NATICK, Mass. -- Some of the most significant contributions are sometimes made quietly behind the scenes. This is the case for the team who works on technical data packages, or TDPs, at the U.S. Army Research, Development and Engineering Command Soldier Center.

TDPs include technical drawings, as well as other information, that drive the design, prototyping and manufacturing of a wide range of warfighter equipment. The Soldier Center team is responsible for the Army's TDPs and also many TDPs for other branches of the Armed Services.

Produced by the center, the TDPs are an incredibly important because without them cutting-edge items invented by their top-notch scientists and engineers, as well as inventors from other organizations, could not come to fruition.

"Everything out there needs a drawing or else it doesn't go into production," said Robert Galyan, a drafter on the Technical Services Team.

The technical data packages are key to prototype development and to making sure things run smoothly when items go out to mass production. The packages play a huge role in making sure the Army and the other branches of the Armed Services get the equipment and capabilities that they need.

"Technical data packages are really the blueprint for us to procure equipment or to send it out to industry so that industry is able build a product according to our specifications," said Caleb Singer, team leader of the Technical Services Team.

"TDPs control everything that we make and everything we use," said Galyan. "The TDPs take an item to a functional level, including making a prototype or incorporating an item into an already widely used piece of equipment, such as a rucksack that is used by every Soldier."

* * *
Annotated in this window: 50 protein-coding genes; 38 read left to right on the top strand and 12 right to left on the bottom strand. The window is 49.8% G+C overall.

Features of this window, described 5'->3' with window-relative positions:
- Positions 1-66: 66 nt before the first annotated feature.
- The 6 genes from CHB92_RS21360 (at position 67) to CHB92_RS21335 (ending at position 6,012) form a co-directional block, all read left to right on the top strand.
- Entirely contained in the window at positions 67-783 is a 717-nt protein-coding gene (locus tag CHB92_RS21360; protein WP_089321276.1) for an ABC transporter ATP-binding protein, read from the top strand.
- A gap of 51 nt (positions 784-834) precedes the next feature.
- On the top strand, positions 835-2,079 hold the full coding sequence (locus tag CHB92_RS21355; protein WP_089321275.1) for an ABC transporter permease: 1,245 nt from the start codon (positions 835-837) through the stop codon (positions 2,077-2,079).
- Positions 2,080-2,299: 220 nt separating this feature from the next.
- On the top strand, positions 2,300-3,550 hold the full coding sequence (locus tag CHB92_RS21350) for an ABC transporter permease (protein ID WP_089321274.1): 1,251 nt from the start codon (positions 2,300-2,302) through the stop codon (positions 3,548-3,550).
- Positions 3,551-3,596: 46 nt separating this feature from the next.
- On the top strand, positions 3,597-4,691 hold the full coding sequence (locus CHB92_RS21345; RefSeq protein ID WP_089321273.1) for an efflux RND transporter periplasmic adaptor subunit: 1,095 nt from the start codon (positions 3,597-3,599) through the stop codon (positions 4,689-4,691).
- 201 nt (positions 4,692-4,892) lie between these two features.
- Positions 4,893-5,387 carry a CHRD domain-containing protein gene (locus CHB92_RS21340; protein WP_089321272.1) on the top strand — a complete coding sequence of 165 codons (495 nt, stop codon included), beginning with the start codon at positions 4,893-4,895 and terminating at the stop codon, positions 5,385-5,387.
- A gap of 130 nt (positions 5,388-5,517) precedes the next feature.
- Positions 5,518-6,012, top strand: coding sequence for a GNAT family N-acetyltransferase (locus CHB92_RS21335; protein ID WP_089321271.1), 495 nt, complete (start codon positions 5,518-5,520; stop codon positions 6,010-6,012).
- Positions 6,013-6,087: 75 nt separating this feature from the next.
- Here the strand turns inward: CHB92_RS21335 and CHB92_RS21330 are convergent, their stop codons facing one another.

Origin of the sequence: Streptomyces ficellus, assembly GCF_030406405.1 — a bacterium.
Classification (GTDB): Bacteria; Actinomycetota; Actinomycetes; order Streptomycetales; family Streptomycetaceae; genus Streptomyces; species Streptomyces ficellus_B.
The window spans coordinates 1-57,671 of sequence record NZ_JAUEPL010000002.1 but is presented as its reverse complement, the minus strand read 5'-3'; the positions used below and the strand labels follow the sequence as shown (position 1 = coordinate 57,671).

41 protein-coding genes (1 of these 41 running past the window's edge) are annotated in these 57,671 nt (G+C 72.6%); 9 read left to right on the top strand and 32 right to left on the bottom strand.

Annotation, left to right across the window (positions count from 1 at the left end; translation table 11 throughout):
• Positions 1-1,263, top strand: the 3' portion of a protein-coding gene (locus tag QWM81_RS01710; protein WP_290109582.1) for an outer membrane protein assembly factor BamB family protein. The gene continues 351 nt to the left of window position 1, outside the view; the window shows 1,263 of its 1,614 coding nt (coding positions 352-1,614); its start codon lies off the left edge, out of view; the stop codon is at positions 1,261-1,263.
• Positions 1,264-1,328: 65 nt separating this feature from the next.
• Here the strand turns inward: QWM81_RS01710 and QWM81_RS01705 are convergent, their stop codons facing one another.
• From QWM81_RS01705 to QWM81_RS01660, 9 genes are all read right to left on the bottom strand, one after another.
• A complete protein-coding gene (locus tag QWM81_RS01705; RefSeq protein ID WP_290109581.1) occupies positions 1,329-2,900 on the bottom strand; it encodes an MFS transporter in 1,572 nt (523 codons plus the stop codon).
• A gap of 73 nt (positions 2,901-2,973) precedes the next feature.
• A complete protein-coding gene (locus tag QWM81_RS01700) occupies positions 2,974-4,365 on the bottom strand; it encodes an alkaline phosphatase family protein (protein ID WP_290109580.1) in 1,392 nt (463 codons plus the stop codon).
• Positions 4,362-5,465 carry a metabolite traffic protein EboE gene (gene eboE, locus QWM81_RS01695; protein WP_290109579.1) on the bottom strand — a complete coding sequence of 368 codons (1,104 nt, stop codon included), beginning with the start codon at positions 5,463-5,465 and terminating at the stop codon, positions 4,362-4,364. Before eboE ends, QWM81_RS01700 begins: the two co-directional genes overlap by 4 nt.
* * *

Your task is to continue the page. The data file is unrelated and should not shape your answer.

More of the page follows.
"It's essentially formalizing a prototype," said Singer. "So here at NSRDEC, they will build an item, test it, bring it out to the Soldiers and have Soldiers test and use it, and then make modifications based on Soldier feedback. Then once you have that prototype, you have to formalize it into a technical data package listing all the different pieces of equipment that are required to build this item. It has to be standardized and approved. This is one of our core missions at NSRDEC."

The team works closely with the center's scientists and engineers from several teams, as well as several Product Managers and outside entities.

"The whole process is really intricate," said Galyan. "It takes a lot of different people to do their piece of it. There's a lot of back and forth with the engineers and the people actually making the items. Everyone has to be on the same sheet of music to make things happen efficiently."

Singer is proud to lead such a talented and competent team.

"It's a very technical job," said Singer. "You have to understand multiple systems and manage configurations, including storing all the data and making sense of it."

As technology advances, the TDP process is always evolving.

"The direction in which things are going is very exciting," said Singer. "Developments like 3D printing will expedite and improve testing methods and allow for easier replication. All this will enable us to build and track our products better."

"Our 2D legacy work is important, but we need to also embrace the 3D trends, stay on top of them, and be prepared for whatever comes next," said Galyan.

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The U.S. Army Solider Center is part of the U.S. Army Research, Development and Engineering Command, which has the mission to provide innovative research, development and engineering to produce capabilities that provide decisive overmatch to the Army against the complexities of the current and future operating environments in support of the joint warfighter and the nation. RDECOM is a major subordinate command of the U.S. Army Materiel Command.